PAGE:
11 June 2001 00:00  [Source: ICB]

PX remains globally oversupplied, but markets are forecast to come into balance from 2003


The main consumer of paraxylene (PX) is in the production of pure terephthalic acid (PTA), followed by dimethyl terephthalate (DMT), both of which are raw materials for polyester fibre, film and resin. A small amount is used as a solvent and in the production of di-paraxylene and herbicides. PX is the largest volume isomer of mixed xylenes.


Global markets are oversupplied and capacity growth has accelerated year on year since 1995, rising from 11.5m tonne/year to 20.6m tonne/year by 2000, according to PCI Xylenes & Polyesters. Global consumption was 16.5m tonne last year. West European production was over 1.7m tonne in 2000, with operating rates of 86%, against consumption of just above 2m tonne, said PCI.

European markets are currently fairly balanced and supply has eased from the tightness early in the year. The fibres sector remains weak and PET demand is lower than expected. A poor spring season across Europe has led Eastman to cut PET output in Spain, Netherlands and the UK.

High gasoline values for toluene and mixed xylenes in the US has forced BP, ExxonMobil and Koch to shut their TDP units. Poor economics also prompted Chevron Phillips Chemical to idle its Puerto Rico aromatics plant at end February.

The production cuts have consequently led to a 20 000-25 000 tonne/month shortage and the US is now attracting imports from Europe and Asia. About 30 000 tonne has moved out of Europe in May/early June. PCI says that the gasoline market will play an important role in defining producers' price and volume ambitions in coming years.



European quarter two contracts are E567/tonne, up E27/tonne on quarter one (although only a rollover in US dollar terms). Offers of spot material in early June were heard around $475/tonne fob Rotterdam, with bids lower. US quarter two contracts settled up 2.5 cent/lb to 25.75 cent/lb.

European producers are seeking a E100/ tonne increase in quarter three contracts and US players are reported to be asking for a 3 cent/lb rise for July. Margins are still poor and remain well below reinvestment economics. Average world cash margins for the product have dropped below $20/tonne in 1999/2000.


Conventional technology is based on the isomerisation of mixed xylenes from refinery reformate streams or from pyrolysis gasoline. High purity PX can be obtained via crystallisation or selective adsorption such as UOP's Parex and IFP's Eluxyl processes. Toluene disproportionation (TDP) is another route, with the latest catalysts able to produce a PX-rich stream, but with co-product benzene.

Processes have also been developed using a zeolite catalyst for the alkylation of toluene, with methanol to produce PX without co-producing benzene. UOP/BP's Cyclar process, where propane and butane are converted to PX and benzene, was commercialised in Saudi Arabia in 1999.

Health and safety

PX is a colourless, toxic liquid, which is soluble in ethanol but insoluble in water. Pure PX is solid below 13oC. It is flammable and flashback can occur as xylene vapours are heavier than air. Liquid and vapour contact can cause eye, mucous membrane and skin irritation. Overexposure can lead to central nervous system depression, headache, dizziness, nausea and loss of consciousness.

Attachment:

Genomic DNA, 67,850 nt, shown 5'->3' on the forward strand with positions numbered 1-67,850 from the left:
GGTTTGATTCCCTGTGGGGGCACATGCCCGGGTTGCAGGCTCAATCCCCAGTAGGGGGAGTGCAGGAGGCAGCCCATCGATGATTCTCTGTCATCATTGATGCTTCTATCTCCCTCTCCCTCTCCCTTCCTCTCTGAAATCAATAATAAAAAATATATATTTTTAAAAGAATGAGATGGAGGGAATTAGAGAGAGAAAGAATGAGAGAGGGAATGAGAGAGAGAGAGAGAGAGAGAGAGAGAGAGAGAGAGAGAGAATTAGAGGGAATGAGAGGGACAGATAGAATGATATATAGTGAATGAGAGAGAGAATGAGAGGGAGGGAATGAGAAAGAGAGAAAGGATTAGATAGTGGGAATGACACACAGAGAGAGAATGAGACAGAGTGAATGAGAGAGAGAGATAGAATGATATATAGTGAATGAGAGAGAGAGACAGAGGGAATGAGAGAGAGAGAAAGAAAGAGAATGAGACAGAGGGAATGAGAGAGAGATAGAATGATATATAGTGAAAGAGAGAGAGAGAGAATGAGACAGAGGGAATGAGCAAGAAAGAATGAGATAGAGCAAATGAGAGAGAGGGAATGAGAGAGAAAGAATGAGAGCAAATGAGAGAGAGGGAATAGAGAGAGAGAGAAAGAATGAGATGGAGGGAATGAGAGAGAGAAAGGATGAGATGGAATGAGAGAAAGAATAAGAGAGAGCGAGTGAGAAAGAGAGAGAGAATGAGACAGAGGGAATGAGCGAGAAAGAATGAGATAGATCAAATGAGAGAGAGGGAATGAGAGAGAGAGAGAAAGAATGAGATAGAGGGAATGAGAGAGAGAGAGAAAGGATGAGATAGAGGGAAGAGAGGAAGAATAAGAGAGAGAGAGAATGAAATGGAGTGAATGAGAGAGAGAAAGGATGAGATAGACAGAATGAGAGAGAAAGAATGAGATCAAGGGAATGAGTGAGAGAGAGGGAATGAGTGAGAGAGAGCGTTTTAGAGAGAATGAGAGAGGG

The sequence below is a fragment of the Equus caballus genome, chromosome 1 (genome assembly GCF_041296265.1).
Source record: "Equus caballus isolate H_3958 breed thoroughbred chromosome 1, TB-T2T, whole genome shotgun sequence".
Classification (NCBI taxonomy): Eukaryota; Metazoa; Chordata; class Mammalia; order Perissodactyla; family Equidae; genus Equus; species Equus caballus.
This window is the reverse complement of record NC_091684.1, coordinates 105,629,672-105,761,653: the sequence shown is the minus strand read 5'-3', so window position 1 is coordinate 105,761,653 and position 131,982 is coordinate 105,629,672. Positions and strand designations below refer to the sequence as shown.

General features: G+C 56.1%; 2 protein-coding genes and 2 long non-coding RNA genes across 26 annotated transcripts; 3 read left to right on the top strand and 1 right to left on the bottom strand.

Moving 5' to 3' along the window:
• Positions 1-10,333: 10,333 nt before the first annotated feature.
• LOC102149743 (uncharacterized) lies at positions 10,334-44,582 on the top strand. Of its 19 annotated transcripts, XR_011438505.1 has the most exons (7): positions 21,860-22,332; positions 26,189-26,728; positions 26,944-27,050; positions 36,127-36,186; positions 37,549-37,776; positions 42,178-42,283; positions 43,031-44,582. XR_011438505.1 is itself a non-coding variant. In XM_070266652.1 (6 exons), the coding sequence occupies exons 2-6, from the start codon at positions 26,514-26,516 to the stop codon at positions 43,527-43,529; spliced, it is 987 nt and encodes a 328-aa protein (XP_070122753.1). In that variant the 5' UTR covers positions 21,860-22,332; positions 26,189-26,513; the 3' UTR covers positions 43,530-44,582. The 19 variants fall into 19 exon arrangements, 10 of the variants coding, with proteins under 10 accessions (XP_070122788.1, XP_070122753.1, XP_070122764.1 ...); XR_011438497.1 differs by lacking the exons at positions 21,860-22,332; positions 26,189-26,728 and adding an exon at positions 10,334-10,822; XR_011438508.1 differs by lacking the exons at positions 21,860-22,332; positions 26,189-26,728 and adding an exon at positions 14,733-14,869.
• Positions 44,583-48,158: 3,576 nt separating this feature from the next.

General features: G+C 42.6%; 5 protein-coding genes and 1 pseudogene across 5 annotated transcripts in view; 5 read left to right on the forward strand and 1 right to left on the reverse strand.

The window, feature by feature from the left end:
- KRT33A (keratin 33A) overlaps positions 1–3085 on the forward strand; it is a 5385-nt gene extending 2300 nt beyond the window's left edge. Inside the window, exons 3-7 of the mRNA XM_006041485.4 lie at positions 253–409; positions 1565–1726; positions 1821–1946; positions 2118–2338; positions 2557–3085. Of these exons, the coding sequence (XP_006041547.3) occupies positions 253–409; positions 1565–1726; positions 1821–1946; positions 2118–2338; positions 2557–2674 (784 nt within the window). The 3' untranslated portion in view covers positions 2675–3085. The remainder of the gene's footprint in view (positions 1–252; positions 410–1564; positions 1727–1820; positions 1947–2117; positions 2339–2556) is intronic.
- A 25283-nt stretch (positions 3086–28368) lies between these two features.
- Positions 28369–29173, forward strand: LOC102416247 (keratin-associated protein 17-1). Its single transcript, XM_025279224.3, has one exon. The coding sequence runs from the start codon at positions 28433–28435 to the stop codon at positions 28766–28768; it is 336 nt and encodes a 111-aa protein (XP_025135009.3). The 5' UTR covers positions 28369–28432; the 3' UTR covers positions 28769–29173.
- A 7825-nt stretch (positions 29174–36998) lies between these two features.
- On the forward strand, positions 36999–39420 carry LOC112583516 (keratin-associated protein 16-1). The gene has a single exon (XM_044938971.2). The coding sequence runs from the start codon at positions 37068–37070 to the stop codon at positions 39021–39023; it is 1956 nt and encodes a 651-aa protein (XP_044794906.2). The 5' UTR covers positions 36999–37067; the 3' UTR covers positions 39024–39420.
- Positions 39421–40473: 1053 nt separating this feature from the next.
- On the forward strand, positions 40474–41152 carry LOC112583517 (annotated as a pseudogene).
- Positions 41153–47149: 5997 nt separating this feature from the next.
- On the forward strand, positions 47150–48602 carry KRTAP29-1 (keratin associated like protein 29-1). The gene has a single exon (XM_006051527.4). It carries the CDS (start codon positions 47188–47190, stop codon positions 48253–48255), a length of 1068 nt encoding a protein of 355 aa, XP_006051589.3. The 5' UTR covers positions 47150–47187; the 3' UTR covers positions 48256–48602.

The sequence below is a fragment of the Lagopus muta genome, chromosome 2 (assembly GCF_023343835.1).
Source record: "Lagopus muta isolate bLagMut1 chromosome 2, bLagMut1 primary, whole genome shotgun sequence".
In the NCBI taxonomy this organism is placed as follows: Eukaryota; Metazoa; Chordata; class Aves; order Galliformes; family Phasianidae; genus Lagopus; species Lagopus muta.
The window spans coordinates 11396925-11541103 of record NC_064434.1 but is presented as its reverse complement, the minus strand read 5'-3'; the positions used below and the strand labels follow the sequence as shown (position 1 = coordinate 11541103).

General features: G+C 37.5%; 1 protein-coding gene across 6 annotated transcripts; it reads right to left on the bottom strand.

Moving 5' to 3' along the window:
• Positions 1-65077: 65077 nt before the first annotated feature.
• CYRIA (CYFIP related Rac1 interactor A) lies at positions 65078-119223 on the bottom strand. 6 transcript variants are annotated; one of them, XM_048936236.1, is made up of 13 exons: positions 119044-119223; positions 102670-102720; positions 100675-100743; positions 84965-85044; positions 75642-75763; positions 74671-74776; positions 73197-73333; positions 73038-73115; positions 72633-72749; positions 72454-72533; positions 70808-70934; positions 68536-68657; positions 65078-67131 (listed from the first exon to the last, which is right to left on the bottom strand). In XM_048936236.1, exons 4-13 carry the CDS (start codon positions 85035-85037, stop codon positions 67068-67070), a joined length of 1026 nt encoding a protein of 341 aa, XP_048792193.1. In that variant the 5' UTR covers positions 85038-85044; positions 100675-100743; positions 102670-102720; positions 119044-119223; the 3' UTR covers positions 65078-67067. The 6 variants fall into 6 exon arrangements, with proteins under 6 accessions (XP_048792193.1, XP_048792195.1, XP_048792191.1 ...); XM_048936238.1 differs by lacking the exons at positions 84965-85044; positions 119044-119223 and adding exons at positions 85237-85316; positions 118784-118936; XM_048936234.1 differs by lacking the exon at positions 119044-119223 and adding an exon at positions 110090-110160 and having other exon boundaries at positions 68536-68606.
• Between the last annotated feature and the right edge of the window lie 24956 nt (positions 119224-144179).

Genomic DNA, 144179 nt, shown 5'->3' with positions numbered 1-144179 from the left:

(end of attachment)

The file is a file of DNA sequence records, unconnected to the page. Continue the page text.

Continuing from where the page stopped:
PET is the principal driver of growth and is tipped to account for a third of global PX demand by 2010. PCI forecasts demand growth at about 7%/year to 2006 and markets are expected to soak up excess capacity and become more balanced from 2003 onwards. World operating rates should rise towards 90% by 2003 and an additional 1.3-1.5m tonne/year capacity is needed annually to keep global markets in balance.

Europe is set to stay a net importer with an increase in its import requirements expected from 2002 onwards to feed the planned increases in PTA capacity. DMT will still be an important outlet for PX, especially with growth in polymers such as polybutylene terephthalate (PBT), which is currently growing at 7-9%/year worldwide.

No new PX capacity has been announced in Europe, either expansions or grassroots investment, due to poor economics and limited large scale pools of mixed xylene feedstock to draw on. Several new projects are planned in the Middle and Far East. Iran's NPC will bring onstream over 1.1m tonne/year between 2003-05. Kuwait's PIC has approved its aromatics project, which is now expected in the 2005-06 timeframe.


Company Location Capacity
Western Europe
Atofina Gonfreville, France 135
BP Geel, Belgium 420
Cepsa Algeciras, Spain 100
DEA Wesseling, Germany 160
Deutsche Shell
Godorf, Germany 75*
EniChem Priolo, Italy 195
Sarroch, Italy 70
ExxonMobil Botlek, Netherlands 500
Huntsman ICI Wilton, UK 345
PCK Schwedt, Germany 60
Petkim Aliaga, Turkey 119
Petrogal Oporto, Portugal 125
Veba Oel Gelsenkirchen, Germany 130
Eastern Europe
INA Sisak, Croatia 73
Lukoil Neftochim
Burgas, Bulgaria 15
Petrobrazi Brazi, Romania 20
PKN Plock, Poland 48
Petromidia Midia, Romania 20
PO Omsknefteorgsintez Omsk, Russia 205
Slovnaft Bratislava, Slovakia 50

*idled since March 1999Source: ECN/CNI

AddThis Social Bookmark Button

For the latest chemical news, data and analysis that directly impacts your business sign up for a free trial to ICIS news - the breaking online news service for the global chemical industry.

Get the facts and analysis behind the headlines from our market leading weekly magazine: sign up to a free trial to ICIS Chemical Business.

Printer Friendly